Gone are the days of print-based marketing. Messaging and content types, channels, and processes have all changed in today’s digital marketing world. And then you go global and multiply it by any number of languages, and localization is now a part of marketing, rather than an afterthought once the campaign goes live.
In our recent Live Hangout, Is Marketing Ruining Localization, Moravia’s panel consisting of a growth manager, solutions architects, and a technologist discussed these topics and everything in between. Let’s recap their key points on the global marketing landscape of today and how localization fits in.
Localization costs are shifting
Rather than localization being a separate, final stage in a marketing campaign, it’s being considered, planned for, and executed much earlier in the process, blending into the marketing budget. Plus, when user and technical materials take advantage of machine translation, which reduces costs, then more budget can be dedicated to transcreation and marketing localization. These types of content are more creative and still rely on experienced human translators.
Marketing is now a two-way conversation
No longer is marketing unidirectional, from company to consumer, with no interaction. Social media, blogs, product reviews, and user forums open up a two-way street for global customers to engage with companies, as well as with each other. This allows companies to get on-the-ground feedback on their products and marketing campaigns and be able to respond faster.
New information channels give rise to new marketing potential
User manuals are a thing of the past. If you want help with a product, you search the web for a knowledge base article from the company, a blog post by a user, or a community thread. But these are also prime marketing opportunities: responding promptly and effectively to a customer—in the right language—can earn you major bonus points and a positive brand image.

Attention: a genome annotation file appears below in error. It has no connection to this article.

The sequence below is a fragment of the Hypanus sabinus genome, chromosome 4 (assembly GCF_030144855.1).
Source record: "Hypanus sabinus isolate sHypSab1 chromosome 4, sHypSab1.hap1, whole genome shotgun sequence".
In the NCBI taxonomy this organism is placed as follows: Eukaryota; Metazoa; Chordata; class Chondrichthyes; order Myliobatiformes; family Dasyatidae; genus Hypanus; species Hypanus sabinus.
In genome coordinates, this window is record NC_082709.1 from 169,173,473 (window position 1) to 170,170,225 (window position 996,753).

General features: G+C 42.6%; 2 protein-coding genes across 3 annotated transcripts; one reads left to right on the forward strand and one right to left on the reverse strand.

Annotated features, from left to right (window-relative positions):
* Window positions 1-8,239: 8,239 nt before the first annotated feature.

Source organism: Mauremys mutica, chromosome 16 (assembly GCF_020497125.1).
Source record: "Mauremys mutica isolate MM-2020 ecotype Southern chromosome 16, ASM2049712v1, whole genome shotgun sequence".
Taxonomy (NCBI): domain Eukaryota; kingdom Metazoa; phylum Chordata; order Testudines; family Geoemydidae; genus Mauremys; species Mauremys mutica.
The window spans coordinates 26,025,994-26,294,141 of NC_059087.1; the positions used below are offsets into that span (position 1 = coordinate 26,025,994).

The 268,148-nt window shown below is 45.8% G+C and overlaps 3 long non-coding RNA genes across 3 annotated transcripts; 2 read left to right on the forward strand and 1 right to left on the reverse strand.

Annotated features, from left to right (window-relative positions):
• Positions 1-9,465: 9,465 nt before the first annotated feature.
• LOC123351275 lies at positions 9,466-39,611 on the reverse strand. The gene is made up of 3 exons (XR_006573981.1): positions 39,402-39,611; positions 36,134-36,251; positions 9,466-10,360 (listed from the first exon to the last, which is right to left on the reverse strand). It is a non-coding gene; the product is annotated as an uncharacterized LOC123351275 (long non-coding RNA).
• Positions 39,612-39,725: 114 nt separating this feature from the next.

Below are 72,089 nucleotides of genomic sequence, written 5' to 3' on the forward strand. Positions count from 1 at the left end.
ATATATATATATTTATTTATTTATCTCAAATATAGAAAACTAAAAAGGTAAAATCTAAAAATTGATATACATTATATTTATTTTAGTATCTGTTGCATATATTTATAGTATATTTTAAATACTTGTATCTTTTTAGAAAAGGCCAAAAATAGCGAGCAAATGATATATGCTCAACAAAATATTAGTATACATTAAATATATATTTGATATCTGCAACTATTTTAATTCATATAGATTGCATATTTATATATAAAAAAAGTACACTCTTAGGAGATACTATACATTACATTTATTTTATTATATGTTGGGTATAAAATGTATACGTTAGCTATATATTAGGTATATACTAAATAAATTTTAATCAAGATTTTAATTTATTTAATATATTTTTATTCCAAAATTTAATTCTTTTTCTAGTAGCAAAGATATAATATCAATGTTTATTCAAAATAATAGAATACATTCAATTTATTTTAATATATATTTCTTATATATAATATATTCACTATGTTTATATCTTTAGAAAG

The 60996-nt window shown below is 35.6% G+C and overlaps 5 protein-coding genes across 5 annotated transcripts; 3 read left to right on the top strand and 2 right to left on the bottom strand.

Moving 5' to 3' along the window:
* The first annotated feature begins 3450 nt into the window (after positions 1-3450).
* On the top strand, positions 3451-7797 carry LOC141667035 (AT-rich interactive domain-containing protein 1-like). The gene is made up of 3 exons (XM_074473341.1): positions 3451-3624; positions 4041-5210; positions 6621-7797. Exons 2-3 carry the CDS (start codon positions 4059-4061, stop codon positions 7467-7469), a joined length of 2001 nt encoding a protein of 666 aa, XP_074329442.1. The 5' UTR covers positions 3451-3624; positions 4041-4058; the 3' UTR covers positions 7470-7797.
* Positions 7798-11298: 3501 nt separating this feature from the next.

Different types of marketing content need different localization approaches
Informational materials, such as product brochures, online help or FAQs can be translated directly. Content that needs to be adapted to each market, such as ads and websites, would be localized by marketing specialists to ensure that the message is correctly altered for each audience. Lastly, slogans and taglines, whose goal is to create a real emotional response, need transcreation.
As panelist Erik Vogt put it, “marketing departments spend a long time grooming and thinking about what their message is going to be. They’ll pick their words very, very carefully to get the essence of something and then they expect a translator to translate it in a few minutes.” This is where you need to spend the time and money on transcreating the message for each culture to get it just right.
Market-specific strategies are a must
Panelist Jon Ritzdorf’s bagel example raised many good points about the benefits of doing market research and analysis prior to crafting an entrance strategy. (Bagels are a bust in Indonesia.) Companies need to consider the viability of their product or service, the locale-specific user personas, the market maturity, and the competitive environment. If the market is worth pursuing, then determine your strategy for reaching this new audience. Emerging markets will need different levels of localization than established markets, and cultural factors can also make or break you.
So are market-specific measurements
Proving ROI can be difficult for marketing departments, but one way to get more precise data is to craft different metrics for your various markets and channels based on your efforts and audience demographics. One channel (e.g. one social media platform) might yield your biggest ROI in one country, and produce little traffic in another. Budget might need to be allocated according to a matrix of locale, user persona, current competition, and marketing channel.
Localization and marketing should be best friends
It should be clear by now that to succeed in global marketing, you need to put in the same amount of effort for all your markets. The only way to create effective, targeted marketing campaigns is to marry localization and marketing.
Corporate marketing departments may have some knowledge of their target markets, and often have in-country teams that can provide insight, but a Language Service Provider (LSP) has the network of professionals that can help with market research, community moderation, and transcreation of your message. By collaborating throughout the entire marketing process, a complete picture of the global marketing campaign can be formed, leading to better insights, more precise content, and accurate metrics.